by Anisa Jama
Unpacking Equity is a collaboration between the Public Policy and Governance Review and the Gender, Diversity and Public Policy Initiative (GDPP) at the Munk School of Global Affairs and Public Policy. This series aims to explain equity-related policy issues and break down complicated topics involving equity, diversity and inclusion. Policy professionals can gain a better understanding of these complex issues in order to incorporate an equity lens into their practice. To learn more, please get in touch with the GDPP.
What the 2019 Provincial budget means for the equitable administration of post-secondary education?
In 2019, the Ford government released its provincial budget which included significant changes to tuition funding for post-secondary students. It introduced an OSAP funding structure that translates to more loans and fewer grants while also capping the annual cost of tuition at a 10% reduction. Regrettably, this has also effectively eliminated the Liberal government’s previously implemented free tuition policy for low-income students.
Who is affected most by these changes?
The negative consequences of this policy are undoubtedly felt most by marginalized students from low-income households. By cutting tuition to the tune of over $670 million dollars and forcing them to take on more loans in place of grants, such students are left scrambling to find ways to offset the burden of repaying interest accruing loans. Often this entails securing low-paying, precarious work while also attending school full-time. This certainly creates an inequitable dynamic whereby marginalized students are forced to make the decision to either continue pursuing their degree, put a pause on their educational endeavors, or drop out entirely. Students who face barriers to employment including those that are racialized, women, differently abled and/or part of other minority groups may be more likely to rely on funding to complete their schooling. However, these provincial cuts put these students in a position where they are forced to sacrifice either their mental and physical wellbeing, their performance in school or earning an income to pay for their education.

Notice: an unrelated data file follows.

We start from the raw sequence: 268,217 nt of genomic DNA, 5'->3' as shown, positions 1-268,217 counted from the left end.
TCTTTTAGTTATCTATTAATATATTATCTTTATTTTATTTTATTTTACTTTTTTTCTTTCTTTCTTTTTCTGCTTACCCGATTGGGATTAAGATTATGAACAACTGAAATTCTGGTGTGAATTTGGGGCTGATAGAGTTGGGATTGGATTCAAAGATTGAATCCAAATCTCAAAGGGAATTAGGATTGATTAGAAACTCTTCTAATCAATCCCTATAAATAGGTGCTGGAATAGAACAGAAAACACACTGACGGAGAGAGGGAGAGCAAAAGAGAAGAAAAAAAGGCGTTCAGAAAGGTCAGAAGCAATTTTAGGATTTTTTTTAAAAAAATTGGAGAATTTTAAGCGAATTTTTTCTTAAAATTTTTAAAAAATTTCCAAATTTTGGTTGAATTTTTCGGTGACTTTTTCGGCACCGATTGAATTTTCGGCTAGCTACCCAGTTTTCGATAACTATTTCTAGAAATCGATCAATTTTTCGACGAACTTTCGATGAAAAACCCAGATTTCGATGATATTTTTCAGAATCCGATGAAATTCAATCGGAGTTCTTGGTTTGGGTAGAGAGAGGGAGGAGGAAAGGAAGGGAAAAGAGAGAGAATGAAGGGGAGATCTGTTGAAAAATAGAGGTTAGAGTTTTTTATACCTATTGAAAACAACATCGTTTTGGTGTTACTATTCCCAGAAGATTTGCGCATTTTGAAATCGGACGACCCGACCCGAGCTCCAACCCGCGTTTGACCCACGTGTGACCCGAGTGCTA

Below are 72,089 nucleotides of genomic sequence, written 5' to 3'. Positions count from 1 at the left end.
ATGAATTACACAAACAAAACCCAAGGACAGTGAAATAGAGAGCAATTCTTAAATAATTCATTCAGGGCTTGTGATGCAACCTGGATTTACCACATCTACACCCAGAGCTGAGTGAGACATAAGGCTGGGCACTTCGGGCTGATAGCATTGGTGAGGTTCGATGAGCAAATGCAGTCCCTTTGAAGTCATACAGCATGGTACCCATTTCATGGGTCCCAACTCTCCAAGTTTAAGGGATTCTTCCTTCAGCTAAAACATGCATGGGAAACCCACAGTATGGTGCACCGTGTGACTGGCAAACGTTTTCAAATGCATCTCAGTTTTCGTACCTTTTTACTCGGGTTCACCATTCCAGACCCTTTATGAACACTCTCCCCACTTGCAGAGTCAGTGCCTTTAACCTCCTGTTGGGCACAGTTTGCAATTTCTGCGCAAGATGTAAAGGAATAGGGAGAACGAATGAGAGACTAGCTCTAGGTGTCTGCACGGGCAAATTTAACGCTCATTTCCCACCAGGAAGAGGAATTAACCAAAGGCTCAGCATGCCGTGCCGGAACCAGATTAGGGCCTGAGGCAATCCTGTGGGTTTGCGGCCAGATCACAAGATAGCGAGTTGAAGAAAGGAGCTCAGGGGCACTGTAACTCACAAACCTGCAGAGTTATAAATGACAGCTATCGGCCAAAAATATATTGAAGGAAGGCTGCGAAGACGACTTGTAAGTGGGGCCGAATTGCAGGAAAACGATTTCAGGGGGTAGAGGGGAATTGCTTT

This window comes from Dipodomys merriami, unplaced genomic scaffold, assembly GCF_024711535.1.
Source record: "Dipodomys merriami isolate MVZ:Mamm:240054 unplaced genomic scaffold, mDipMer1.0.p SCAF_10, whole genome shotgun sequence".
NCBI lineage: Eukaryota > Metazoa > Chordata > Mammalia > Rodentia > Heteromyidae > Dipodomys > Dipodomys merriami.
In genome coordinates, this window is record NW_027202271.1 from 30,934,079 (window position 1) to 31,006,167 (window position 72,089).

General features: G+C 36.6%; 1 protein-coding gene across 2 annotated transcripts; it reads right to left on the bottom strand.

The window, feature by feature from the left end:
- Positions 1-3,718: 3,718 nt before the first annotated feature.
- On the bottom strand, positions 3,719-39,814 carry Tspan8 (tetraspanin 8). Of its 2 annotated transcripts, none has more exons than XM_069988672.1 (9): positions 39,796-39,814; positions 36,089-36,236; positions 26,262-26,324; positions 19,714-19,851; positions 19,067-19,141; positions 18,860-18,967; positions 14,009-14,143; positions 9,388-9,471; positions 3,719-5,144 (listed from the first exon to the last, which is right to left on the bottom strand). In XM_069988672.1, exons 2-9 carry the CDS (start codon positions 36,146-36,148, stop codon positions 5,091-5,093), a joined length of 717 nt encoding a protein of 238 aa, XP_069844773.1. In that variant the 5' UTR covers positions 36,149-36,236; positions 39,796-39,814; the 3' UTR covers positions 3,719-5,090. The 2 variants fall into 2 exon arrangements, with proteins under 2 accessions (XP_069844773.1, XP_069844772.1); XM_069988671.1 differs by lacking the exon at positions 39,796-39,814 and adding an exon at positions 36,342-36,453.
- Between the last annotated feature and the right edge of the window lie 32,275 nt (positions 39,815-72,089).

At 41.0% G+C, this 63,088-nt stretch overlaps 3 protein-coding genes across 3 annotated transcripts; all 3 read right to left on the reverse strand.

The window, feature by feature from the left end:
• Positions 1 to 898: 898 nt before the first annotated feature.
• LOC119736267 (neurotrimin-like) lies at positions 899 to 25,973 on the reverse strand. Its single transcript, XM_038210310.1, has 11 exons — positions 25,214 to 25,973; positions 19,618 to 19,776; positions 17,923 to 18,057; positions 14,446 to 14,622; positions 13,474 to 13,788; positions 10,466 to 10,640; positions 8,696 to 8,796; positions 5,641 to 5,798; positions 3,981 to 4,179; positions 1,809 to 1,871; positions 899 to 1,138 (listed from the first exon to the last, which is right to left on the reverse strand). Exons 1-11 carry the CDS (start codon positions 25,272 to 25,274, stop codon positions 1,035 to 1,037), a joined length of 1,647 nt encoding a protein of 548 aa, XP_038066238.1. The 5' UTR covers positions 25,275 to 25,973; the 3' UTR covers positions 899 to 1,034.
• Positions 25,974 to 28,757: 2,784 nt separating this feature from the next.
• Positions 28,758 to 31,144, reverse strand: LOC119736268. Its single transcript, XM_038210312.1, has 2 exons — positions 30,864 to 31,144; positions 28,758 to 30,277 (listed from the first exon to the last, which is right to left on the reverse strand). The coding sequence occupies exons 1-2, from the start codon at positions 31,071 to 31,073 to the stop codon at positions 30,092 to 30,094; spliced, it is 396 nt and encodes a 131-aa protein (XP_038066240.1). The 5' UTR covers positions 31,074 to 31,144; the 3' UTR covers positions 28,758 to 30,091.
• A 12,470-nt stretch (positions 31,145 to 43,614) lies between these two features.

Likewise, the Ford government has also slashed the six-month grace period for students upon graduating. This was originally intended to assist students by permitting them to search and secure employment in their respective fields before being required to make payments. Eliminating this policy leads students to seek out jobs that they are over-qualified for in order to find employment within the allotted time frame. This acts as another factor deterring students from pursuing post-secondary education and in turn, prevents young people from gaining high-earning careers. The lack of investment in post-secondary education and production in future skilled labour will only hurt Canada’s economy in the long run.
Does this policy only impact domestic students?